INS Vikrant (IAC1) & INS Vikramaditya - News & Discussions

randomradio

Senior Member
Nov 30, 2017
14,983
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I thought the construction started in 2014. My bad..

Give it some time, you will see the Chinese dropping carriers into the ocean in less than half the time you've assumed.

The Americans have planned 1 every 4 years. The Chinese will likely manage 1 every 2 years. We will be lucky to get our third one in 20 years.
 

Ashwin

Agent_47
Staff member
Administrator
Nov 30, 2017
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Bangalore
I thought the construction started in 2014. My bad..
When thinking about shipbuilding timeline ask yourself if the respective country has a civil shipbuilding industry. Which makes all the difference, not technology.

China, Japan, and Korea dominate the civilian shipbuilding industry. Thus they have the scale and efficiency. They can utilize the workforce and tooling in a dynamic manner between civil and defence projects.

world-shipbuilding-market-share-by-countries-2014-png.18603


Even in India, technology is no longer holding us back but the scale is. Most European shipyards are just like us. They survive only on naval orders thus it has to make economical sense. We cant speed up for the sake of it. The only advantage Europeans have over us is export orders.

US is an exception, they have an unusually big navy and these shipyards can solely depend on those orders. Even then, the Pentagon and USN produce long-term forecasts for the next decade so that there is predictability.
 

SammyBoi

Well-Known member
May 14, 2021
139
291
India
Give it some time, you will see the Chinese dropping carriers into the ocean in less than half the time you've assumed.

The Americans have planned 1 every 4 years. The Chinese will likely manage 1 every 2 years. We will be lucky to get our third one in 20 years.
How many carriers are they eventually aiming for?
Because a few years ago, during the induction of the Shandong, some reports said, they aimed for 6 carriers, atleast 2 of which being nuclear-powered.
But now, I'm hearing they are going for 10 carriers, 6 of them being 'super carriers'...

Still, even if they do reach that figure, they're gonna find their O&M costs ballooning through the roof (carrier + escorts + air-wing + sailors). Also, the Americans will still have 11 supercarriers, since that's the US Navy's statutory requirement...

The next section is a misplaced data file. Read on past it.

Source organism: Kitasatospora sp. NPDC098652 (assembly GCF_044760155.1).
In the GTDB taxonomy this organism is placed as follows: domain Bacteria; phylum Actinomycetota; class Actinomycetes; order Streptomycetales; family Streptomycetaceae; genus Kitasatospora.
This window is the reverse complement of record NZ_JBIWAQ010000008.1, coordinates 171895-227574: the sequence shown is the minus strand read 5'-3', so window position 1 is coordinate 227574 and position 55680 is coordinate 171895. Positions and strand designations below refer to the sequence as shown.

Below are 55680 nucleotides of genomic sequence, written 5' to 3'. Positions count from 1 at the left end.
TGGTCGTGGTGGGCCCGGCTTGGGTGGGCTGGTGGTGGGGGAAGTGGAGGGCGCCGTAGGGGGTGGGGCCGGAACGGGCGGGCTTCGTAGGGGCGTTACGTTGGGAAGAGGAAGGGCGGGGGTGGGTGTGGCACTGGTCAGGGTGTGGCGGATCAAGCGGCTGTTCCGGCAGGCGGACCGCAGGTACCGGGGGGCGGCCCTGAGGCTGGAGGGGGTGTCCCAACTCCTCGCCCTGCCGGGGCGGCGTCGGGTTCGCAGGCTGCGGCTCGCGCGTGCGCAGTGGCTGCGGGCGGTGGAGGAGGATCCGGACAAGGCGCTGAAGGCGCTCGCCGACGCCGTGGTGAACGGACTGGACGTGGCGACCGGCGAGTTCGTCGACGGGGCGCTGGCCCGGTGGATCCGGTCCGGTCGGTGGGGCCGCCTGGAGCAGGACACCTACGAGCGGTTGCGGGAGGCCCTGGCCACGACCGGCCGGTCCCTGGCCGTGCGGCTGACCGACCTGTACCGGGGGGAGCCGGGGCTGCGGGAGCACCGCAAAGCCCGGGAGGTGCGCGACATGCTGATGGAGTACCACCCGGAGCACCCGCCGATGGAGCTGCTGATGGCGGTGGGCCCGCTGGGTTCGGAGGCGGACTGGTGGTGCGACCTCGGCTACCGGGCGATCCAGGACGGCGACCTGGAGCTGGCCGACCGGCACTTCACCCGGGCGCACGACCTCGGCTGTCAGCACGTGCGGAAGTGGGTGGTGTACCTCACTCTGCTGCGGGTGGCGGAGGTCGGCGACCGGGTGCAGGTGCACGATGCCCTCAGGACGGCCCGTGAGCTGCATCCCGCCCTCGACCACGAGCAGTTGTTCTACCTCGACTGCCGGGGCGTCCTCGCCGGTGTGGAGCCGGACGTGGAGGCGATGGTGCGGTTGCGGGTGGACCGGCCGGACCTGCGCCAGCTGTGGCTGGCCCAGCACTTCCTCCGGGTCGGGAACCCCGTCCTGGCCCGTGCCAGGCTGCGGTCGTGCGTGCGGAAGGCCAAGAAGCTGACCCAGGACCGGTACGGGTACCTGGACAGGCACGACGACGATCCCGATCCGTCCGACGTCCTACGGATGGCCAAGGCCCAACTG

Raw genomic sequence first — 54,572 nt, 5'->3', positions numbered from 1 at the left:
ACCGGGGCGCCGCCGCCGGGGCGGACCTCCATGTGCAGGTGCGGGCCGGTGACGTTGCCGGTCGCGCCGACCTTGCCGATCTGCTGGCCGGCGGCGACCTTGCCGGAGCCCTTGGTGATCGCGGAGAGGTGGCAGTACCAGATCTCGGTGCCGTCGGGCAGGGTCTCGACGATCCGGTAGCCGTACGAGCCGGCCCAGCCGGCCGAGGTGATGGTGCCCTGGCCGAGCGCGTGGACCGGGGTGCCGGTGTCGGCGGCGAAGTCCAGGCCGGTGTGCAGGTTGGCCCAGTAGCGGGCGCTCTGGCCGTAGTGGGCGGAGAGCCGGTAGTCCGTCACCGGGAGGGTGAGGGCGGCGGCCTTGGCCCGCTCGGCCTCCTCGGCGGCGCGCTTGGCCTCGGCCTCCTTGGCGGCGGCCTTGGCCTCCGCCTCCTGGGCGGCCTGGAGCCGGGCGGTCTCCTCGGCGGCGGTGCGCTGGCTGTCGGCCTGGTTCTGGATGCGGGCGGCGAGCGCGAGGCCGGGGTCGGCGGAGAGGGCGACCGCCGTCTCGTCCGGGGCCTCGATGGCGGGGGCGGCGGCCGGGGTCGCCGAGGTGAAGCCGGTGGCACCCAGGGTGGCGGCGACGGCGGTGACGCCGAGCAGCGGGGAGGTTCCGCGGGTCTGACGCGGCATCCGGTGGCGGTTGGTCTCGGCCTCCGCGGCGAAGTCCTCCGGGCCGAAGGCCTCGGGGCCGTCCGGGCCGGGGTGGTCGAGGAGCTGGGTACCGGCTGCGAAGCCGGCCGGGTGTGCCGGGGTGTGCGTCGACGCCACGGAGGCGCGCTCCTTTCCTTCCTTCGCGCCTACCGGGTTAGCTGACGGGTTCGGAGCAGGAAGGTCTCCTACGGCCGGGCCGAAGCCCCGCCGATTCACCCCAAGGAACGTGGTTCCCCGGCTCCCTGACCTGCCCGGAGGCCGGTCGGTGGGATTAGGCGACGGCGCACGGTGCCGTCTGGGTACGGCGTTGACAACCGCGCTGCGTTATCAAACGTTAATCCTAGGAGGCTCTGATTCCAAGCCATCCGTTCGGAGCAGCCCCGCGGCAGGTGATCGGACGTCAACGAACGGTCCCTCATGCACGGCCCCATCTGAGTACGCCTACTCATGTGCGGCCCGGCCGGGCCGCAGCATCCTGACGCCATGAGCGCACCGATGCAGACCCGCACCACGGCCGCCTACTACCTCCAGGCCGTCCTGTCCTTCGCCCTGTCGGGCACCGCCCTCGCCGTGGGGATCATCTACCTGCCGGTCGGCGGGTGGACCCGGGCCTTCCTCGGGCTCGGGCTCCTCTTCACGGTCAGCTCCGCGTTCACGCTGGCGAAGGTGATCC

Anyway, talking about the Indian situation.... first of all, we need a comprehensive defense white paper, which should answer a very important question:
What should the Indian Navy's role be?
-A long-range expeditionary force, like the USN? Nah, we'll need nuclear-powered fleets for that, and it's too bloody expensive.... Maybe 10-15 years down the line, we'll think about it.
-A small, effective littoral force, limited to protecting Indian trade and shipping lines and somehow, containing China in the IOR? Nah again, bcoz even for protecting our trade routes, we need CVBGs to effectively secure the water all the way from the Gulf of Aden + Gulf of Oman in the West (against the Pakistanis, considering if they even have any blockade capability) to the southern parts of the South China Sea (SCS) (against the Chinese) in the East.

So the way I see it, assuming the Chinese manage to put 8 carriers into the water by 2040, the Indian Navy should (realistically) operate atleast 4 CVBGs.
1) Vikramaditya CBG (Carrier Strike Fleet 01)
2) Vikrant CBG (Carrier Strike Fleet 02)
3) Vishal CBG (TBA) (Carrier Strike Fleet 03)
4) IAC-3 CBG (TBA) (Carrier Strike Fleet 04)

Now let's go over all these CSFs, their composition, projection strength, endurance, future role, etc...
NOTE - All these are based on current patterns, deployments + planned future acquisitions + wartime assumptions(all 4 carriers pressed into active duty) + a little educated imagination)

1) CSF 01 - INS Vikramaditya:
Composition:
- (C) INS Vikramaditya [45,400T, Max 40 aircraft, 1700+ sailors, Range: 25000+ Km]
- (D) INS Delhi
- (D) INS Mysore
- (D) INS Kolkata
- (F) INS Shivalik
- (F) INS Talwar
- (F) INS Tarkash
- (S,C) INS Kalvari
- (S,C) INS Khanderi/ (S,N) ISSN - 1
- (R) INS Jyoti

Projection Strength
- Total 10 ships, 4,200+ sailors, ~60 aircraft, support from shore-based P-8Is, MQ-9Bs, + helos + medium range strike missiles, Special Forces deployment capability, Gulf blockade capability (VBSS, etc...)

Role(s):
- Patrolling the Arabian Sea
- Protecting Indian civil trade ships in the two Gulfs
- Form the spearhead of offensive ops against Pakistan
- Can be switched over to secure the Greater IOR

Endurance:
- 50 days (extendable to 90 days)
----------------------------------------------------------------------------------------------------------------------------------------------------------------------------------------------------------------

2) CSF 02 - INS Vikrant:
Composition:
- (C) INS Vikrant [45,000T, Max 40 aircraft, 1600+ sailors, Range: 16000+ Km]
- (D) INS Visakhapatanam
- (D) INS Kochi
- (D) INS Chennai
- (F) INS Sahyadri
- (F) INS Nilgiri
- (F) INS Himgiri
- (S,C) INS Karanj
- (S,N) INS Chakra III
- (R) INS Deepak

Projection Strength:
- Total 10 ships, ~4000 sailors, ~60 aircraft, support from shore-based P-8Is, MQ-9Bs, + helos + medium range strike missiles, Special Forces deployment capability, true CEC capability (MF-STAR + Barak 8), Strait blockade capability...

Role(s):
- Patrolling the Bay of Bengal + waters south of Sri Lanka
- Can switch with or for CSF 01
- Ensure trouble-free shipping till SCS
- Form spearhead of offensive ops against the Chinese (CBGs)